From Kathryn, a doozy:
If you could invite 6 guests from any time to a dinner party, who would you ask and why? Let’s presume you can choose which age they are when they come, that they are not freaked out totally by all the new technology surrounding them and that they will actually talk and socialise with the other guests.
See, the thing is, I don’t worry that my guests won’t socialise with each other. Of course they wouldn’t have a problem socialising with each other. They are accomplished, intelligent, well-adjusted, amazing people.
No, I worry that I would be a terrible host! Would I manage to be gracious, hospitable, serve a superb meal (prepared with my own two hands), AND manage to be an eloquent, literate and witty conversationalist? And of course, the worry of not being a good host would mean that I would bluster around and be generally stressed and probably less-than-pleasant to be around – thus causing the dinner party to be a dismal experience and a failure all round…
Angst aside, I found it extremely difficult to narrow the guest list down to six.
I asked one of my sisters who she’d invite – she had no difficulty picking her six guests: Daniel Craig, David Walliams, Francis Bacon (the artist), Amy Winehouse, Freddy Mercury and Kathy Lette. This sounded to me like an extremely interesting dinner party – but was no help in spurring me on to think about who I’d pick, myself.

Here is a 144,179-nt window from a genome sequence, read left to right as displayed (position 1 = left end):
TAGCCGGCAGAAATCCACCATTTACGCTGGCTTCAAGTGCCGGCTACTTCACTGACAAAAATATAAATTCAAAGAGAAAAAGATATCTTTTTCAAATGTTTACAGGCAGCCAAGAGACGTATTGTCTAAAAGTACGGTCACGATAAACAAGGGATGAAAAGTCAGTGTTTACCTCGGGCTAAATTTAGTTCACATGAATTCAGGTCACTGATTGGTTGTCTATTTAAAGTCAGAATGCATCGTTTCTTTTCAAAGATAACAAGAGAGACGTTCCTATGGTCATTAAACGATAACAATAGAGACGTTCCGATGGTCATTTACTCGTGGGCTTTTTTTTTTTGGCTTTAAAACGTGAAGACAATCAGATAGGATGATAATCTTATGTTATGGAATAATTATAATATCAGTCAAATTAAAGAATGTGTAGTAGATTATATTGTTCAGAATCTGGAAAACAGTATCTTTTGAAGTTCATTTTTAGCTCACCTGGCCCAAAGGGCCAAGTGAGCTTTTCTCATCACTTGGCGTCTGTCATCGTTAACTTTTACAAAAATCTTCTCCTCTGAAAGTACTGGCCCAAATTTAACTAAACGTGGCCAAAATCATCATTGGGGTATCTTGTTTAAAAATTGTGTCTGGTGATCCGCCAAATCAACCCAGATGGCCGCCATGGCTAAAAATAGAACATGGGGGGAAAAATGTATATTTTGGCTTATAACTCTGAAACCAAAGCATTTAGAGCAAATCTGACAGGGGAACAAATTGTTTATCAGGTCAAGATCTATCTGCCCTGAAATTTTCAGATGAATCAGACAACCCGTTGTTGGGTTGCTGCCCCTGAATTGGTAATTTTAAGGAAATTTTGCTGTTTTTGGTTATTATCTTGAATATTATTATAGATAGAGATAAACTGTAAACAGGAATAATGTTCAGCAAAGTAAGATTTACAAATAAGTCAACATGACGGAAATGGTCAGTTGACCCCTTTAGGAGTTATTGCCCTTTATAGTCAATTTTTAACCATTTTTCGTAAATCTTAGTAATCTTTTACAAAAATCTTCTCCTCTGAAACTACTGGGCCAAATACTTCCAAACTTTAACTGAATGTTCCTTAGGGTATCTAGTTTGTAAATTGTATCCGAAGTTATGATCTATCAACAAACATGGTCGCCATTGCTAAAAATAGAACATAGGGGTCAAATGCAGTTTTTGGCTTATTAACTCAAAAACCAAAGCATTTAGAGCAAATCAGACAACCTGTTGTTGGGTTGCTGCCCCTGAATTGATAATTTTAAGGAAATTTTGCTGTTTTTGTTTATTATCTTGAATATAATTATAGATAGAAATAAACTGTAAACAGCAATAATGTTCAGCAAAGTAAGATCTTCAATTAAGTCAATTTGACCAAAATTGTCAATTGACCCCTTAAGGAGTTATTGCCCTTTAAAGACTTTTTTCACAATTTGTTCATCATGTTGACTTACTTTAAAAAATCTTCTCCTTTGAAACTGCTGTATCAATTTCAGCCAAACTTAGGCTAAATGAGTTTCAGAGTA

I kept thinking of who I’d invite and then getting stymied over what I’d talk with them about. Also, there are SO. MANY. AMAZING. PEOPLE. How does one pick a mere six??
So anyway. After much deliberation, here’s who I’d invite:
Aung San Suu Kyi, just because I think she would be an interesting guest. I’d love to have a conversation about how she maintains her belief in her work for Burma, despite all the obstacles thrown at her.
Adrienne Rich, because I love her work too.
Thomas Cromwell because I have been pondering Hillary Mantel’s Wolf Hall and I would love to find out more about the man.
Peter Drucker, because I think his work continues to influence our organisations, and I’d love to ask him how he thinks organisations in the 21st century will develop. I’d also love to listen to him talk with Thomas Cromwell about bureaucracy. I wonder what Aung San Suu Kyi would have to say to Drucker and Cromwell about power, influence and corruption… And what would artists like Ursula Le Guin and Adrienne Rich think about Drucker’s views?
And J.S. Bach because he is my favourite composer. Hopefully he would not be too appalled by my atheism. I’d avoid playing any of his works during dinner, though. I’d be curious to see what he thought of the works of other later composers…
Who would you invite, Kathryn?
And for the next question: When you were 13, what did you want to be when you grew up? (I’ll note that I couldn’t for the life of me think of a question. Is this question too difficult?)